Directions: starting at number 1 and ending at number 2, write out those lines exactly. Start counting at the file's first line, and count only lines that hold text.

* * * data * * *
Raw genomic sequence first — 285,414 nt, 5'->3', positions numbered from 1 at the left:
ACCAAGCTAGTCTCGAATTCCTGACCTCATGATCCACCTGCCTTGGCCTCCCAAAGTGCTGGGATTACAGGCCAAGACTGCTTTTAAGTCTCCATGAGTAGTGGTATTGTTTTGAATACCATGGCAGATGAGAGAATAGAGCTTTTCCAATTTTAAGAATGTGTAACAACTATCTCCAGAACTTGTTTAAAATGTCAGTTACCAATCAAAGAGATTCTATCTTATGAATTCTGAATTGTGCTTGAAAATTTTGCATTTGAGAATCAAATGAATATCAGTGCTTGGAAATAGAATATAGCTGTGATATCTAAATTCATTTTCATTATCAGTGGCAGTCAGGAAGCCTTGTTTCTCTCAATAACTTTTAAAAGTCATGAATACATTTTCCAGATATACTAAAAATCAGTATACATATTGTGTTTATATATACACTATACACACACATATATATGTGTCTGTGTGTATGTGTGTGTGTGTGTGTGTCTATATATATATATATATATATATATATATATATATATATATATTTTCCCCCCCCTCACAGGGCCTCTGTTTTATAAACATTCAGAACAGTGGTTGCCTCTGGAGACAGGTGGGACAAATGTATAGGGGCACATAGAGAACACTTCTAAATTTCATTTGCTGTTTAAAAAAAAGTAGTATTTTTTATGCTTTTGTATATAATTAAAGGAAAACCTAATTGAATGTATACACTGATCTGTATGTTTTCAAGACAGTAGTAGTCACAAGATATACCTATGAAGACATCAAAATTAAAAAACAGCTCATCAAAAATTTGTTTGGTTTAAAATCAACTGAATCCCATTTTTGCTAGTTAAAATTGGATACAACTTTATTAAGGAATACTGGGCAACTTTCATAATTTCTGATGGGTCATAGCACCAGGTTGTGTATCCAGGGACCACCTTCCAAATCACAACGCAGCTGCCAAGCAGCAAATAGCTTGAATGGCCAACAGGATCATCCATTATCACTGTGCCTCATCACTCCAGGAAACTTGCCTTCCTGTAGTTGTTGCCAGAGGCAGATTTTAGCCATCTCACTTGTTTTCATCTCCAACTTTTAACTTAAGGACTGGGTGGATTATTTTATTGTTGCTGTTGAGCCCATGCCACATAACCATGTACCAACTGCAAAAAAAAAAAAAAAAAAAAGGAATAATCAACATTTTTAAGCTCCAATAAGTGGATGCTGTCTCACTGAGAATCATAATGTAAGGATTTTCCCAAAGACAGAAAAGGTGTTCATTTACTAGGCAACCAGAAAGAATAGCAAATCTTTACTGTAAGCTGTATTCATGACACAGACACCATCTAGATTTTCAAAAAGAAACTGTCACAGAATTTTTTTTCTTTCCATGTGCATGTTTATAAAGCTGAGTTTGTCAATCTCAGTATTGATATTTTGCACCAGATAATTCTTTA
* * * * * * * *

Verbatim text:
Raw genomic sequence first — 285,414 nt, 5'->3', positions numbered from 1 at the left:
ACCAAGCTAGTCTCGAATTCCTGACCTCATGATCCACCTGCCTTGGCCTCCCAAAGTGCTGGGATTACAGGCCAAGACTGCTTTTAAGTCTCCATGAGTAGTGGTATTGTTTTGAATACCATGGCAGATGAGAGAATAGAGCTTTTCCAATTTTAAGAATGTGTAACAACTATCTCCAGAACTTGTTTAAAATGTCAGTTACCAATCAAAGAGATTCTATCTTATGAATTCTGAATTGTGCTTGAAAATTTTGCATTTGAGAATCAAATGAATATCAGTGCTTGGAAATAGAATATAGCTGTGATATCTAAATTCATTTTCATTATCAGTGGCAGTCAGGAAGCCTTGTTTCTCTCAATAACTTTTAAAAGTCATGAATACATTTTCCAGATATACTAAAAATCAGTATACATATTGTGTTTATATATACACTATACACACACATATATATGTGTCTGTGTGTATGTGTGTGTGTGTGTGTGTCTATATATATATATATATATATATATATATATATATATATATATTTTCCCCCCCCTCACAGGGCCTCTGTTTTATAAACATTCAGAACAGTGGTTGCCTCTGGAGACAGGTGGGACAAATGTATAGGGGCACATAGAGAACACTTCTAAATTTCATTTGCTGTTTAAAAAAAAGTAGTATTTTTTATGCTTTTGTATATAATTAAAGGAAAACCTAATTGAATGTATACACTGATCTGTATGTTTTCAAGACAGTAGTAGTCACAAGATATACCTATGAAGACATCAAAATTAAAAAACAGCTCATCAAAAATTTGTTTGGTTTAAAATCAACTGAATCCCATTTTTGCTAGTTAAAATTGGATACAACTTTATTAAGGAATACTGGGCAACTTTCATAATTTCTGATGGGTCATAGCACCAGGTTGTGTATCCAGGGACCACCTTCCAAATCACAACGCAGCTGCCAAGCAGCAAATAGCTTGAATGGCCAACAGGATCATCCATTATCACTGTGCCTCATCACTCCAGGAAACTTGCCTTCCTGTAGTTGTTGCCAGAGGCAGATTTTAGCCATCTCACTTGTTTTCATCTCCAACTTTTAACTTAAGGACTGGGTGGATTATTTTATTGTTGCTGTTGAGCCCATGCCACATAACCATGTACCAACTGCAAAAAAAAAAAAAAAAAAAAGGAATAATCAACATTTTTAAGCTCCAATAAGTGGATGCTGTCTCACTGAGAATCATAATGTAAGGATTTTCCCAAAGACAGAAAAGGTGTTCATTTACTAGGCAACCAGAAAGAATAGCAAATCTTTACTGTAAGCTGTATTCATGACACAGACACCATCTAGATTTTCAAAAAGAAACTGTCACAGAATTTTTTTTCTTTCCATGTGCATGTTTATAAAGCTGAGTTTGTCAATCTCAGTATTGATATTTTGCACCAGATAATTCTTTA